The point, in any case, is simple: lift stuff. Lift weights if you’re into that, or lift your body if you don’t feel like shelling out for a membership. I’ve used the latter approach to easily maintain my strength and muscle over the last six months, but one look at Steve Kamb’s Nerd Fitness should be enough to show that bodyweight can make for pretty excellent gains overall.
MOVE REALLY, REALLY FAST
Sprinting is my go-to recommendation, but not always ideal (or feasible) for people just starting out. That said, you can mimic the process by pedaling very, very quickly on a stationary bike, accelerating your heart rate for sixty seconds or so before resting a few more minutes and trying it again.
Once you’ve worked up to a full-on sprint, try this:
1. Do four or five jogging sprints in order to warm up. Common advice is to sprint at 60-70% of your max speed, but that frankly doesn’t mean a damn thing to me, so I’ll just say this: settle in at somewhere between a jog and your full-on sprint. You don’t want to be winded by the time you’re done, but you do want to feel the warmth spreading throughout your muscles.
2. Do four or five regular sprints. I like to rest about a minute between each, the end result of which leaves me pretty exhausted. How far, distance-wise, should you go? I don’t count, but I do try and sprint until I can feel myself pretty significantly slowing down.
You might not have the stamina for 5 sprints to start with. That’s fine. Work up to it over the course of a few weeks, and don’t forget to feel some pride when you see how quickly your body adapts to higher volume.
High Intensity Interval Training (HIIT, henceforth) has a reputation for a reason: it sucks. Expect to be tired, sweaty, and more than a little parched when you finish, and expect too that your once-weekly interval training will become the bane of your existence in very short order.
Coincidentally, I often forget to do this.
But HIIT wins out for metabolic conditioning, and there’s a certain kind of pleasure in seeing your body transform into a lean, mean, interval-crunching machine. That said, let’s be clear on who should do this: I don’t recommend HIIT for most overweight people, as it puts unnecessary strain on the joints and doesn’t necessarily lead to enhanced fat burning. I’d much rather have you up your volume of walking each day and worry about HIIT later — and even then, only if you want the benefit of metabolic conditioning. You can do your body a tremendous amount of good by just lifting weights and walking around a lot, so don’t feel bad if HIIT doesn’t come into your routine until much later.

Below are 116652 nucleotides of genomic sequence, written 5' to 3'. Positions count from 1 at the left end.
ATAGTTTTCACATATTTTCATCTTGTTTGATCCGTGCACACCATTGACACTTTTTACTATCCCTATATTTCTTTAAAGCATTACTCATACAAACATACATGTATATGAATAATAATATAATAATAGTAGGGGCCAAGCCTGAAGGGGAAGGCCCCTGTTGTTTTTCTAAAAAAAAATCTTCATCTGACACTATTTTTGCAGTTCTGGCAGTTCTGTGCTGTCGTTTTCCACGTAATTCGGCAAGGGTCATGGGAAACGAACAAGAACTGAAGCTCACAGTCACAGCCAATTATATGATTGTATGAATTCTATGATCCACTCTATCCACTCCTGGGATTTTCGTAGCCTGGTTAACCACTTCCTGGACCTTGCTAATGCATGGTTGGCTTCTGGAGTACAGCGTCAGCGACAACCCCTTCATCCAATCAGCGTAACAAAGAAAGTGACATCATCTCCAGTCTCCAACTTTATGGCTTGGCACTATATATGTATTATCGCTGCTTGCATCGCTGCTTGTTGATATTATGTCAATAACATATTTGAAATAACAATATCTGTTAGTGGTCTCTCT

Burpees are my go-to recommendation, though they’ve been pretty accurately described as punishment. You’ll do well by doing several sets of full-body exercises in rapid succession, however, and here I’d like to open it up to the floor: what kind of HIIT routines do you enjoy? Sound off below!
TAKE IT EASY
Resting is exercise, you might ask?
(Semantics, I might offer).
But let’s not forget a familiar adage from the gym: you don’t gain while you’re lifting. The real work happens during recovery. That’s true for any level of exercise, I suspect, which makes it all the odder that we’re so reluctant to take time off — to hang up your Vibram Five Fingers for just a day or two and let your body heal.
Stop feeling guilty. Stop feeling like you need to put yourself through the wringer every single day of the week. Give yourself at least one day to stop, relax, and walk around a bit, using that exercise time to work a different muscle entirely: your brain. Read a book. Watch a movie. Spend time with friends. Your body — and your social life — will thank you.
Any more you’d like to add to the list? Let me know!
And that’s all, folks!
The lifestyle changes required to live healthy in 2012 are many, of course, but I hope this third part of the guide — and the two before it — will prove useful to you in the year to come. I followed all of the ideas here pretty closely for about half of 2011 and saw tremendous benefits, and I can all but assure you’ll see advantages too. Living healthy doesn’t have to be hard, folks, so just keep these three ideas in mind:
1. Eat less.
2. Move more.
3. Don’t stress.
If you have any questions about what’s written above, please don’t hesitate to ask them below. And if you enjoyed this post, would you please click the StumbleUpon button (“Submit,” I think it says) below? Or the retweet, facebook ‘like,’ etc.? I’d love for this to spread far and wide, but I know I can’t do it without you.
Thanks for reading!